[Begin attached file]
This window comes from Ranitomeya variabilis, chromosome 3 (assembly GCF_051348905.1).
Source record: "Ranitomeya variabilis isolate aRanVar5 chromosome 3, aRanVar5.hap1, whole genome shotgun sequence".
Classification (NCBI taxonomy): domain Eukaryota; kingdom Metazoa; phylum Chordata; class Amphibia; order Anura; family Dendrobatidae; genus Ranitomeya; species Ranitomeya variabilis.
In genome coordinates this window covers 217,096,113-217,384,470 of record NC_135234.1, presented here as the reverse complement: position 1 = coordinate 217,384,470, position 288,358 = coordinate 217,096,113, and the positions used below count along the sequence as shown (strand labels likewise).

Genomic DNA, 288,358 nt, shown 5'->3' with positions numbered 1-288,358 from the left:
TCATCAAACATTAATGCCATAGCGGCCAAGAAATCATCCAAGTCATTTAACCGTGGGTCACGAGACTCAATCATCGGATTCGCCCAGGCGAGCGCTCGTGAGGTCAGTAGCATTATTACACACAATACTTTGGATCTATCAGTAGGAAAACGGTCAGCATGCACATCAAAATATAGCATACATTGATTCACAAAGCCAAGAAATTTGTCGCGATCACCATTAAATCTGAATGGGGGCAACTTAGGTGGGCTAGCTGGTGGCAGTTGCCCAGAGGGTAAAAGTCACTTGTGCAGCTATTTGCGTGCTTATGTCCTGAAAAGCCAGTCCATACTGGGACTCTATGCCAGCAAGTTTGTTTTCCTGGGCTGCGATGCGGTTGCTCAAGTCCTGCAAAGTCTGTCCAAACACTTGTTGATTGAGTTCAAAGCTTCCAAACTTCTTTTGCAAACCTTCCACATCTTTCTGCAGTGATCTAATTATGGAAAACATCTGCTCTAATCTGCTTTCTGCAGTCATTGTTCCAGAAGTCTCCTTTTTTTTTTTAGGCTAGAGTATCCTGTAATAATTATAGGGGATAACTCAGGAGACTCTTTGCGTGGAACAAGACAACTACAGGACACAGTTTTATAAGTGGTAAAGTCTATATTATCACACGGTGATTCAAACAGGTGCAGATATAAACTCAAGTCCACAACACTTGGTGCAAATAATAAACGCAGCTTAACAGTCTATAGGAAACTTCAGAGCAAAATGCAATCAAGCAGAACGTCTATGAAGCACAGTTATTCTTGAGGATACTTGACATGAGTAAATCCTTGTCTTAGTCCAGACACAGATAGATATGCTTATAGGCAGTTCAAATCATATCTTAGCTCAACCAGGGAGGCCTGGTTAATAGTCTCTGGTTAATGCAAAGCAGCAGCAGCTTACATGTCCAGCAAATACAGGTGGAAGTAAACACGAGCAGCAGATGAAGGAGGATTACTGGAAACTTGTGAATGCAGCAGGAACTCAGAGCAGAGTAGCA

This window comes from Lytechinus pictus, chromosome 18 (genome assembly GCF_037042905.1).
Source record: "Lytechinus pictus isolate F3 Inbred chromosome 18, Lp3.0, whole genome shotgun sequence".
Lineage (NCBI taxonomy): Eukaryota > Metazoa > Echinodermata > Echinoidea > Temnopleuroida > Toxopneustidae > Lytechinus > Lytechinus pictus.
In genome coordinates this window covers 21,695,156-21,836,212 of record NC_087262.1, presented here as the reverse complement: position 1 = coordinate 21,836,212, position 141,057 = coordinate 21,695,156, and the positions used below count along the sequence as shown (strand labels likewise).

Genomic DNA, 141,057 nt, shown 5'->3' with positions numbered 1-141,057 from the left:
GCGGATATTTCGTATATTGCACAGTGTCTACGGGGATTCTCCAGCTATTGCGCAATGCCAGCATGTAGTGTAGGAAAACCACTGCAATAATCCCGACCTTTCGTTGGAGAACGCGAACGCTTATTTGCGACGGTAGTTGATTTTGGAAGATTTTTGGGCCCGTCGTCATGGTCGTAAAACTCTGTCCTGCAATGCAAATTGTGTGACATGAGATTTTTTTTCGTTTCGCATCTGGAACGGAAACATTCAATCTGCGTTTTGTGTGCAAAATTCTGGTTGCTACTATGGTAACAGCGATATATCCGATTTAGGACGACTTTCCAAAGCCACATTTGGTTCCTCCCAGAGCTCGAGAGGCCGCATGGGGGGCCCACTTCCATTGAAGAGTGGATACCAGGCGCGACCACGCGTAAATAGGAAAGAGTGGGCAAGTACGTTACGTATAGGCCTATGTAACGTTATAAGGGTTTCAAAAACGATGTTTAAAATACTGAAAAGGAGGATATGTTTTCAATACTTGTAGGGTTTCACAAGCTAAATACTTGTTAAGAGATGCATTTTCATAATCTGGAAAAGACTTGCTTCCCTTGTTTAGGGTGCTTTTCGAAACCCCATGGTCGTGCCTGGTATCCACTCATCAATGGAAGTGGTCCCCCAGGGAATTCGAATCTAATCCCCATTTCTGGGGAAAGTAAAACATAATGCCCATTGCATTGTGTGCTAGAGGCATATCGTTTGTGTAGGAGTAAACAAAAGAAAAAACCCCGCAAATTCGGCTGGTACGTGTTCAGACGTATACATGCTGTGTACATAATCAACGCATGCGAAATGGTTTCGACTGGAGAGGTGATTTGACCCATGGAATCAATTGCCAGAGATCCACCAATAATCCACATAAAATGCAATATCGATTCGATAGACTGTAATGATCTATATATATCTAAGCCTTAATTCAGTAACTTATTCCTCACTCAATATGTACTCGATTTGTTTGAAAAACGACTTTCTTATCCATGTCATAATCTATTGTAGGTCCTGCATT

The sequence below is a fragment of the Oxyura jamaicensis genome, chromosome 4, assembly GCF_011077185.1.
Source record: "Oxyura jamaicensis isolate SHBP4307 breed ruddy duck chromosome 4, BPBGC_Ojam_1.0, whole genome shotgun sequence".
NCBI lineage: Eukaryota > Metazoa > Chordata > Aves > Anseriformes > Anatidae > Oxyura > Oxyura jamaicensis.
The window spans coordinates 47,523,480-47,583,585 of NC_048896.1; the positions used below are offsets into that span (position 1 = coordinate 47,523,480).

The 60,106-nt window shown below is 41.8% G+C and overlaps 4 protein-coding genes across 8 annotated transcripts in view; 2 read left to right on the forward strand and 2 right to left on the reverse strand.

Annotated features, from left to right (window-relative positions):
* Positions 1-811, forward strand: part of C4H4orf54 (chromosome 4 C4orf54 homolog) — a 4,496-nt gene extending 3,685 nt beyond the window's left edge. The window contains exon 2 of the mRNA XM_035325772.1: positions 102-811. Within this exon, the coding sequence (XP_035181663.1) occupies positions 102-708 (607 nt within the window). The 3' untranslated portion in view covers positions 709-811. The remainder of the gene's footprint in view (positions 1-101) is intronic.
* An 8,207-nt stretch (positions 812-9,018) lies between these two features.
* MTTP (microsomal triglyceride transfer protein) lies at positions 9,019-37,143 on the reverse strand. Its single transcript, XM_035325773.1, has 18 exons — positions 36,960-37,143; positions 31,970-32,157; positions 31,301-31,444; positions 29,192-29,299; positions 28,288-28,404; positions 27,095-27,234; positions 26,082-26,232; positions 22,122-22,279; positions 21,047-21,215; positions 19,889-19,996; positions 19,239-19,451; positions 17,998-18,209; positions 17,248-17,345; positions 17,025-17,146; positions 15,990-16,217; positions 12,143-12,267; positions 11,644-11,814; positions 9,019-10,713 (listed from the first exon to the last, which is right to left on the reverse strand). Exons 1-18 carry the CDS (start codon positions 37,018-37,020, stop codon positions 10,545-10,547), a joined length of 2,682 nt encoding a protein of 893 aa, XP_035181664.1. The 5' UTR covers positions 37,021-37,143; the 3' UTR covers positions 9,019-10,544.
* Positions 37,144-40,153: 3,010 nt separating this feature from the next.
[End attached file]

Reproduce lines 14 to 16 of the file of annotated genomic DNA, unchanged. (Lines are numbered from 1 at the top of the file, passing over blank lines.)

Source record: "Oxyura jamaicensis isolate SHBP4307 breed ruddy duck chromosome 4, BPBGC_Ojam_1.0, whole genome shotgun sequence".
NCBI lineage: Eukaryota > Metazoa > Chordata > Aves > Anseriformes > Anatidae > Oxyura > Oxyura jamaicensis.
The window spans coordinates 47,523,480-47,583,585 of NC_048896.1; the positions used below are offsets into that span (position 1 = coordinate 47,523,480).